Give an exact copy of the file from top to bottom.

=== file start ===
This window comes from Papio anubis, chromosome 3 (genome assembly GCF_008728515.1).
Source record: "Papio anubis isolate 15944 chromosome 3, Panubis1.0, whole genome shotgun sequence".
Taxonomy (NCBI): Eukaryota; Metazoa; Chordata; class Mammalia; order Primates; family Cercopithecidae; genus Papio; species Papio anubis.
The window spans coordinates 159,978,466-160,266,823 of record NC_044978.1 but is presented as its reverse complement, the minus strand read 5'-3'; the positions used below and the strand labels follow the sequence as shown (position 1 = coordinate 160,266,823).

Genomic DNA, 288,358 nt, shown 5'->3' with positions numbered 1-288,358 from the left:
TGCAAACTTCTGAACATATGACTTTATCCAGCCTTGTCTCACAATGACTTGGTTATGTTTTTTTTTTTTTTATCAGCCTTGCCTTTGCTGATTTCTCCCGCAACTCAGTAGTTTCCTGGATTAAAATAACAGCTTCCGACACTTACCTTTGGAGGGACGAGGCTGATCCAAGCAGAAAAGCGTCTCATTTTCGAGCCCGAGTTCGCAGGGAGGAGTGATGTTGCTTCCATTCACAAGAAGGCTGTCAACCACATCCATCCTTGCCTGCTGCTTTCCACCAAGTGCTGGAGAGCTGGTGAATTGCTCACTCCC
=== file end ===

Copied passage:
This window comes from Papio anubis, chromosome 3 (genome assembly GCF_008728515.1).
Source record: "Papio anubis isolate 15944 chromosome 3, Panubis1.0, whole genome shotgun sequence".
Taxonomy (NCBI): Eukaryota; Metazoa; Chordata; class Mammalia; order Primates; family Cercopithecidae; genus Papio; species Papio anubis.
The window spans coordinates 159,978,466-160,266,823 of record NC_044978.1 but is presented as its reverse complement, the minus strand read 5'-3'; the positions used below and the strand labels follow the sequence as shown (position 1 = coordinate 160,266,823).

Genomic DNA, 288,358 nt, shown 5'->3' with positions numbered 1-288,358 from the left:
TGCAAACTTCTGAACATATGACTTTATCCAGCCTTGTCTCACAATGACTTGGTTATGTTTTTTTTTTTTTTATCAGCCTTGCCTTTGCTGATTTCTCCCGCAACTCAGTAGTTTCCTGGATTAAAATAACAGCTTCCGACACTTACCTTTGGAGGGACGAGGCTGATCCAAGCAGAAAAGCGTCTCATTTTCGAGCCCGAGTTCGCAGGGAGGAGTGATGTTGCTTCCATTCACAAGAAGGCTGTCAACCACATCCATCCTTGCCTGCTGCTTTCCACCAAGTGCTGGAGAGCTGGTGAATTGCTCACTCCC